kelly-sikkema-jrFNMM6K0VI-unsplash.jpgMost kids want to learn how to play an instrument in grade school.  Most parents encourage some form of musical training for the benefits of musical training: social, coordination, attention and focus, even the suggested connection between math skills and musical ability.  Hypermobile kids can struggle with the physical demands of playing an instrument sooner and more severely than a typically developing child.

There are ways to make it easier and less painful, right from the start.

  • Steer them into the right instrument for their physical abilities.  Heavy instruments are a questionable choice for kids that have back and shoulder issues, as they will be moving their instrument around a lot.  Children with very hypermobile wrists could find the positions for violin or guitar much more challenging than the positions for piano or clarinet.  There will still be a lot of fingering, but it occurs in a different plane of movement.
  • Understand that as hypermobility changes, so may the type of instrument that best fits your child.  This is a tough thing for kids to accept, but if they are experiencing repeated strains and injuries or an increasing amount of pain, they may have to switch to an instrument that is less risky.  Remember:  hypermobility syndromes don’t disappear, and most hypermobile children will not become professional musicians.  This isn’t life-or-death, no matter what.  Injuries that affect the ability to attend school and eventually affect working…that is something to avoid.
  • Positioning matters.  Just as with sitting at a desk or a table, hypermobile kids need to use the best possible postural control with the least amount of effort.  Children playing the piano may need a chair with low back support rather than a piano bench.  Seats may need to have cushions that give more support and seats should definitely provide solid foot placement on the floor at all times.  Some kids may need the support of a brace or braces.  Back, shoulder, wrist, and even finger splints aren’t slowing them down; they are supporting performance.  The biggest problem will be resistance from the artist.  Children rarely want to wear these devices, and if they aren’t well designed and fitted, you will hear about it.  Ask their OT or PT for direct assistance or find one that can do a consultation.  And don’t wait until an injury happens.  Get in front of this one.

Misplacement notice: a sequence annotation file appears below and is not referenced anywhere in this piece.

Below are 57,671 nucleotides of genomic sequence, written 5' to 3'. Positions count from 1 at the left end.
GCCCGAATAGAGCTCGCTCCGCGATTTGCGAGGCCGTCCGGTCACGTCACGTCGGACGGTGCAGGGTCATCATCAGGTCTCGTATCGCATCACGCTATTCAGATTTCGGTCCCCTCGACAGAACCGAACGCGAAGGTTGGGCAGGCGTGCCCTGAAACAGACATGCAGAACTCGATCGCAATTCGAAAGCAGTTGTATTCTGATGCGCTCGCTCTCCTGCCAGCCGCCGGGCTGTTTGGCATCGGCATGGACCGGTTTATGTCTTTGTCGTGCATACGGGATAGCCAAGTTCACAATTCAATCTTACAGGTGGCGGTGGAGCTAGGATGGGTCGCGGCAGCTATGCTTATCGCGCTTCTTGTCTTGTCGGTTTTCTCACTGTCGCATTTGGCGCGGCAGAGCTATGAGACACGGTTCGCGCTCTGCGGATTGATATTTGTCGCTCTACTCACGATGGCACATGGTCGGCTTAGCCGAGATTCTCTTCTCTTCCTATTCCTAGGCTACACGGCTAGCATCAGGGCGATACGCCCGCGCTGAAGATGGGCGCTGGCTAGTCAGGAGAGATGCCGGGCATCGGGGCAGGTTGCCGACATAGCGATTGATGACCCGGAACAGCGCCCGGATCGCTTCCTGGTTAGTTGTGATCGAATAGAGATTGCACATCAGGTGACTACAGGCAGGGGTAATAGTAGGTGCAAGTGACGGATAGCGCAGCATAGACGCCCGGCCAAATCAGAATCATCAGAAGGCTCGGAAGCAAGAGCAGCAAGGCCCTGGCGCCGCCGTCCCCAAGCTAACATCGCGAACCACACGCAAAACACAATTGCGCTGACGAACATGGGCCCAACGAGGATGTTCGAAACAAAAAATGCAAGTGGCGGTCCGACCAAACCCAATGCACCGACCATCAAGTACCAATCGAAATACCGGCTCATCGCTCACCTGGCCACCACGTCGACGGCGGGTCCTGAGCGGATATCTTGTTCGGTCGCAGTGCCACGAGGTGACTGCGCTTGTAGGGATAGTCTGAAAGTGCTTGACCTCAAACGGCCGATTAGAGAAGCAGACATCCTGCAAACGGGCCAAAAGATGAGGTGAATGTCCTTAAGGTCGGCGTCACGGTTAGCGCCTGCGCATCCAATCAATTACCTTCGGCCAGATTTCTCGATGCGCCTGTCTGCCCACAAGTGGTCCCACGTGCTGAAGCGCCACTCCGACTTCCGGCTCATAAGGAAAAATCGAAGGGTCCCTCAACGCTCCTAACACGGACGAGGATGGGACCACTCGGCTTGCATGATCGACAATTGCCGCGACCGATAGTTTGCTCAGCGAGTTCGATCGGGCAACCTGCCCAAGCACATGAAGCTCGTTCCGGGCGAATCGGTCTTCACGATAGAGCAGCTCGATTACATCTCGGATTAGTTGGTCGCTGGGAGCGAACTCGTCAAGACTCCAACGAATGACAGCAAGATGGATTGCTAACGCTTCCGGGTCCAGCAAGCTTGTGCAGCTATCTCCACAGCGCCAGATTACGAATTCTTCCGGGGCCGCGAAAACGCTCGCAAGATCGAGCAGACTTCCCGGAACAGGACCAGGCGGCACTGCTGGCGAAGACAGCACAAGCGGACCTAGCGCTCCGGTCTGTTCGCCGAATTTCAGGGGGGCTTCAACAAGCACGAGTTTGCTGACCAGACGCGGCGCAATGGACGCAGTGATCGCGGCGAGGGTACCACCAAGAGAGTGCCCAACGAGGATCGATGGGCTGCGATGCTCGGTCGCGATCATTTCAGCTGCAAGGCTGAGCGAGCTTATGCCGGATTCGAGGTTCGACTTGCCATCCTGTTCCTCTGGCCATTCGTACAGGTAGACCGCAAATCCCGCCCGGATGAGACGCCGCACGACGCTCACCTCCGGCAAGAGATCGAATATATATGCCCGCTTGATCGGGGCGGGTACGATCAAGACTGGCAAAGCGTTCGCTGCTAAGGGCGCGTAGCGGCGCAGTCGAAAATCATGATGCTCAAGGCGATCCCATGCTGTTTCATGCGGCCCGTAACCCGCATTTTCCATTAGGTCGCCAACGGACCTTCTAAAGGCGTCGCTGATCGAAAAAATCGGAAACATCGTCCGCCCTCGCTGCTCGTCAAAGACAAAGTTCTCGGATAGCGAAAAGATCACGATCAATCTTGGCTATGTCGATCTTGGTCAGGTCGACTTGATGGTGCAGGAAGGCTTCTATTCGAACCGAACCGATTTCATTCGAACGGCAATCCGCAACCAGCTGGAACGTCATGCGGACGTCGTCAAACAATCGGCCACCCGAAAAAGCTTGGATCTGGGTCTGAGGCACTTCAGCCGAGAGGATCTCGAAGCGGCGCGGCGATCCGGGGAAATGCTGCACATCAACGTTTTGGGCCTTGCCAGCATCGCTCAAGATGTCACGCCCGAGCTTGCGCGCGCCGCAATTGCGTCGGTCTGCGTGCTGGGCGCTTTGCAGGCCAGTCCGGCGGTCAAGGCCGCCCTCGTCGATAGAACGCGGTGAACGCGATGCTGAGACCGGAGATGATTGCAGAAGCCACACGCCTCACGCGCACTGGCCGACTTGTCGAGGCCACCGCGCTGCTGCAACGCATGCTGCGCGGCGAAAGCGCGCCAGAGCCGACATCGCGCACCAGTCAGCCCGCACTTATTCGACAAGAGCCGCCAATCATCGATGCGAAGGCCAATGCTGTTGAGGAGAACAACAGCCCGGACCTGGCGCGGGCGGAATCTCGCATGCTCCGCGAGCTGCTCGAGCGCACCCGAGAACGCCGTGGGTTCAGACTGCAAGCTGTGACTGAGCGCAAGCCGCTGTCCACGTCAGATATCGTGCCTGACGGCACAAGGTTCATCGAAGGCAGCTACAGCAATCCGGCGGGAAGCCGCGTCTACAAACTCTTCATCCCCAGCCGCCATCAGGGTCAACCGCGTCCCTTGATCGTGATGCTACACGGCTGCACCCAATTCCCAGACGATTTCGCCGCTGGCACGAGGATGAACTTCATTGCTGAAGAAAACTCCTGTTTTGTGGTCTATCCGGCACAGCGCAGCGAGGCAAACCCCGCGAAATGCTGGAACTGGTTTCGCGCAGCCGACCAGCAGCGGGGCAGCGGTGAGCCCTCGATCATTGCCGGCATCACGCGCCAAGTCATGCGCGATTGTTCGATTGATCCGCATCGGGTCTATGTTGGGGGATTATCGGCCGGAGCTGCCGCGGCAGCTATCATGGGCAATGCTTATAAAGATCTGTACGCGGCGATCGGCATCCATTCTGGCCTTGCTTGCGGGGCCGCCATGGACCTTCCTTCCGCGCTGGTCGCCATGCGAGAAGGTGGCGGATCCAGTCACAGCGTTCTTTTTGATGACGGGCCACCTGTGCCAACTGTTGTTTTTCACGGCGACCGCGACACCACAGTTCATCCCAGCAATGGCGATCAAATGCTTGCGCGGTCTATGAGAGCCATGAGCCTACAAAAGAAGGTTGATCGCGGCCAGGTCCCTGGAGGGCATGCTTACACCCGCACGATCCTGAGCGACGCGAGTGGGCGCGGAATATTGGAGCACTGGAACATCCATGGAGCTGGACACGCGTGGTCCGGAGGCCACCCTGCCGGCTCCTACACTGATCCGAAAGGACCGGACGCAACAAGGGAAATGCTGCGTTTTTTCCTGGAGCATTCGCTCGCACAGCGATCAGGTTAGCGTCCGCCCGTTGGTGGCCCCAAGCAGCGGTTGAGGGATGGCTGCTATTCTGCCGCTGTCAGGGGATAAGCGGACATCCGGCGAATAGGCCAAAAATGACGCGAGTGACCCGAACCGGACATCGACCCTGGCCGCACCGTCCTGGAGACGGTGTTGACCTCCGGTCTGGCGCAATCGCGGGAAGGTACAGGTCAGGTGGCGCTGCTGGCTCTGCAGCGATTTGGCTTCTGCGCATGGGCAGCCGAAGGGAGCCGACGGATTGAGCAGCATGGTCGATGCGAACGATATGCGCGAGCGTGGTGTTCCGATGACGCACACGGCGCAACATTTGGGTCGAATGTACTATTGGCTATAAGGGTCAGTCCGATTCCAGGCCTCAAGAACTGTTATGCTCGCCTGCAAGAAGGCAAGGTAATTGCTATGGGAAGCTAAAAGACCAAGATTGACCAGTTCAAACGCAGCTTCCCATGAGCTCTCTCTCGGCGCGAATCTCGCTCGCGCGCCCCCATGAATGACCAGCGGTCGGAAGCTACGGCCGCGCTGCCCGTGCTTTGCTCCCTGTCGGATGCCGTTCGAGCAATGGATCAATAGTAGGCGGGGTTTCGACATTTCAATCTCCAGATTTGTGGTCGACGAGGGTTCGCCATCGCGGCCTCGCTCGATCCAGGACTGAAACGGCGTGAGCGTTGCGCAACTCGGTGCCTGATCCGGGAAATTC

• Musical skills require practice, but hypermobile kids may need to break up their practice or do targeted practice to shorten the total amount of time spent and reduce the physical strain.  Targeted practice requires that their instructor knows which types of practice are the most likely to build skills, rather than just adding minutes to a practice session.  Breaks are important, and most kids don’t have the ability to know when and how to take them.  They need to be taught, and the little ones need to be supervised on breaks.

 

Looking for more information on raising a child with hypermobility?

My next e-book, The JointSmart Child:  Living and Thriving With Hypermobility  Volume Two:  The School Years is coming out in March 2020!  It will have more information about kids 6-12, including sports and the hypermobile child, improving communication with your child’s teachers and coaches, and how to address handwriting and keyboarding problems.  It will have more forms and checklists than the first book, but still cover all the self-care issues like toileting and how to make your home safer for your child.

Look for it on Amazon.com and YourTherapySource.com soon!

 

clark-young-tq7RtEvezSY-unsplash.jpg

 

Hypermobility Or Low Tone? Three Solutions to Mealtime Problems

 

sara-darcaj-OZ5t_ZsfwBM-unsplash

 

Many young hypermobile kids, with and without low muscle tone, struggle at mealtimes. Even after they have received skilled feeding therapy and can chew and swallow safely, they may continue to slide off their chair, spill food on the table (and on their body!) and refuse to use utensils.

It doesn’t have to be such a challenge.  In my new e-book coming out this year, I will address mealtime struggles.  But before the book is out there, I want to share three general solutions that can make self-feeding a lot easier for everyone: